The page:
#4. Beyond the Time Barrier (1960). Same plot, except the human folly that destroys the world is a man-made plague. Our hero is a test pilot who flies to the future by breaking the “time barrier” in a jet.
#3. The Time Travelers (1964) Same plot, except our scientists enter the future through a portal in their lab that looks like a picture window. The amount of tedious dumb stuff in the movie makes it nearly unwatchable. The scientists living underground are served by androids. We get endless scenes of these geniuses building their robots by hand, prompting one to ask: “Hey boys, did you ever think maybe have the robots build the robots?” This movie was so bad it was spoofed by Mystery Science Theater.
#2. Journey to the Center of Time (1967). This film was billed as a remake of The Time Travelers, though why anyone would want to remake that movie is anyone’s guess. This time the scientists jet around in a time capsule that looks like a beach ball. They also find the remnants of humanity living underground. In a plot twist, the time travelers also jet to the prehistoric past and do a little Jurassic Park thing, before getting completely lost in time instead of space.
#1. Idaho Transfer (1973). Teenagers travel to the future on something that looks like a surfboard. There are no scientists living underground (probably could not afford the cast and sets). Most of the world is dead, presumably from some man-made environmental catastrophe. The ending makes no sense, but that’s overshadowed by the incredibly lame acting.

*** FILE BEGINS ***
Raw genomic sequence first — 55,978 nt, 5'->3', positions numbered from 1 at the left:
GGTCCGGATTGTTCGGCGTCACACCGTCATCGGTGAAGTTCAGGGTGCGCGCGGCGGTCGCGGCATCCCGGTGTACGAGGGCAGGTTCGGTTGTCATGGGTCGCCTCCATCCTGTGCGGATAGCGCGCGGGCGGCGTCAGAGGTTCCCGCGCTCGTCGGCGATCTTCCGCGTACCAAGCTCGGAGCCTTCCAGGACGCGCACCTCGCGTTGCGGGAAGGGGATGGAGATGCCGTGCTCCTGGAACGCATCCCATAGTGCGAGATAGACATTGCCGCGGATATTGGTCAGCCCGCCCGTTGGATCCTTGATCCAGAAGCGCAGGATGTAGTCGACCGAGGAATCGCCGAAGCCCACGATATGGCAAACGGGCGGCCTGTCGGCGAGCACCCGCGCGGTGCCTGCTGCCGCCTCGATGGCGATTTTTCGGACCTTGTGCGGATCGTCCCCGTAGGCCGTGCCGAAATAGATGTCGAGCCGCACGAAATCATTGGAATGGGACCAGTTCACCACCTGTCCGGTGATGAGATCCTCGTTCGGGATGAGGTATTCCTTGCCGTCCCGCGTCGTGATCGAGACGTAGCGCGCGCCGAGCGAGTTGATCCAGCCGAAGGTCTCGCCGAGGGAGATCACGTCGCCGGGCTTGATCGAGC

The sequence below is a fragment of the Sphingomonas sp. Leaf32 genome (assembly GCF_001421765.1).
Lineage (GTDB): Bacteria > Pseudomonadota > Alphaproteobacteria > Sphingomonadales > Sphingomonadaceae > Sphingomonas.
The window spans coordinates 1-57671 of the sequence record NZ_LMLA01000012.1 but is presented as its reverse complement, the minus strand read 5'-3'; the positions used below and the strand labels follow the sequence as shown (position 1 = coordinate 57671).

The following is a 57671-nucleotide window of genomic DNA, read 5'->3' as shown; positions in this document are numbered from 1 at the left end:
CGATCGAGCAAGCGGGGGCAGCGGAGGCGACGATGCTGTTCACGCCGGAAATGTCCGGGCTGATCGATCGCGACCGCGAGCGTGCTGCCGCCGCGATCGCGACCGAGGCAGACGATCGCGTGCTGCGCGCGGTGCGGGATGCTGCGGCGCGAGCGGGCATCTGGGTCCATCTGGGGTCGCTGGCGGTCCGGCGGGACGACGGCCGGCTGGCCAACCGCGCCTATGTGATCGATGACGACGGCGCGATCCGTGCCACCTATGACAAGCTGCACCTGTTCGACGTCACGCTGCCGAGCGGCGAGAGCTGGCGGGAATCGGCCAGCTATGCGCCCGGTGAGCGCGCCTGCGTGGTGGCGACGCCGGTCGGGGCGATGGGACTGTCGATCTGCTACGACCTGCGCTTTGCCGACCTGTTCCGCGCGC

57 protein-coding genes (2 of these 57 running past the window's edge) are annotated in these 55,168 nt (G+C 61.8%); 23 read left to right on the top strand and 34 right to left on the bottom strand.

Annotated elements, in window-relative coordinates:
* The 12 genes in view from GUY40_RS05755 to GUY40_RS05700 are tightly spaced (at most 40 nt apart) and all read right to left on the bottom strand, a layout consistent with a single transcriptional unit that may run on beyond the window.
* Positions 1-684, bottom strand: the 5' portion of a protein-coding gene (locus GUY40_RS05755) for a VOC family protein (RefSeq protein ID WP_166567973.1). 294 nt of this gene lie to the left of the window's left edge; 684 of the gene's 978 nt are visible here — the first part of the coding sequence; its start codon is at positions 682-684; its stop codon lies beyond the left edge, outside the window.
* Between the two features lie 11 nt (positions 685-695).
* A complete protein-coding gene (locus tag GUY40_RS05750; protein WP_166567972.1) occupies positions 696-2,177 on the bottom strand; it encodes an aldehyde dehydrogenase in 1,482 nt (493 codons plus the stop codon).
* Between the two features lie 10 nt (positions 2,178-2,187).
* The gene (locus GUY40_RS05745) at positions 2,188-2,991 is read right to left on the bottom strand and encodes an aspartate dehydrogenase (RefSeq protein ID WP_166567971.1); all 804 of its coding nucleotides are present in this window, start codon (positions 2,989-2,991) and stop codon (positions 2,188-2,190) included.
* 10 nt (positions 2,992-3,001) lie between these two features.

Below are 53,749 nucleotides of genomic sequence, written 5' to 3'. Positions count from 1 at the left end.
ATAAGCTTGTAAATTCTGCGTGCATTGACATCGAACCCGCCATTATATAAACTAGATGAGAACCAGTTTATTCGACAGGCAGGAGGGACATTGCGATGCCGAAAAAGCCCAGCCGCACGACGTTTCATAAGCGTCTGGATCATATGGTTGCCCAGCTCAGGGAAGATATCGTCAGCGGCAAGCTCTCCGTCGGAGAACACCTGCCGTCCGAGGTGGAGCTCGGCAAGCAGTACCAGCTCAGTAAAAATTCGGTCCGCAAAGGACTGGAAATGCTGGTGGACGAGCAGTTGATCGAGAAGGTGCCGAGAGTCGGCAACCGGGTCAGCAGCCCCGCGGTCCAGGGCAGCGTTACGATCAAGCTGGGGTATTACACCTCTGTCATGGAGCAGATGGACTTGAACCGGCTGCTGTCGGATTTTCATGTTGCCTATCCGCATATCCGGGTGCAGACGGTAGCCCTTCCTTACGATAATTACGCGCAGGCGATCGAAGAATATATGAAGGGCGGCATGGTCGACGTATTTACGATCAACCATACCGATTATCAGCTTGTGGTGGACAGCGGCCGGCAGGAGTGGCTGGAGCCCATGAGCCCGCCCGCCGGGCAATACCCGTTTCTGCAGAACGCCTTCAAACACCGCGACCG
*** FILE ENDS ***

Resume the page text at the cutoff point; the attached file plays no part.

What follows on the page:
All these films share the pathology of the Cold War era, when many assumed that mankind would end up annihilating itself. They also share the practice of bad future thinking—taking one trend and extending it in a linear fashion into the future. Linear thought assumes that, if the threat of nuclear war or environmental pollution is bad now, it is only going to get worse. Ergo: It’s hopeless.
Hopelessness, however, is not a constructive way to think about the future of the human race. Films like this reflect a popular culture that wants us to give up and let others save us from ourselves by their agenda of abolishing war, nuclear weapons, oil, or whatever. Such thinking denies human agency and our capacity to make decisions, survive as a species and even improve the lot of humanity.
Today, the Cold War pathology of fearing the future is back. From China to climate change to racism, we are told we are doomed unless we hand all power and authority to the geniuses so they can save us from ourselves.
The truth is the future is unknowable until we get there. Better to focus on the future by being sensible about the present, eschewing utopian “solutions” to an imagined dystopian future.
A Heritage Foundation vice president, James Jay Carafano directs the think tank’s research into matters of national security and foreign relations.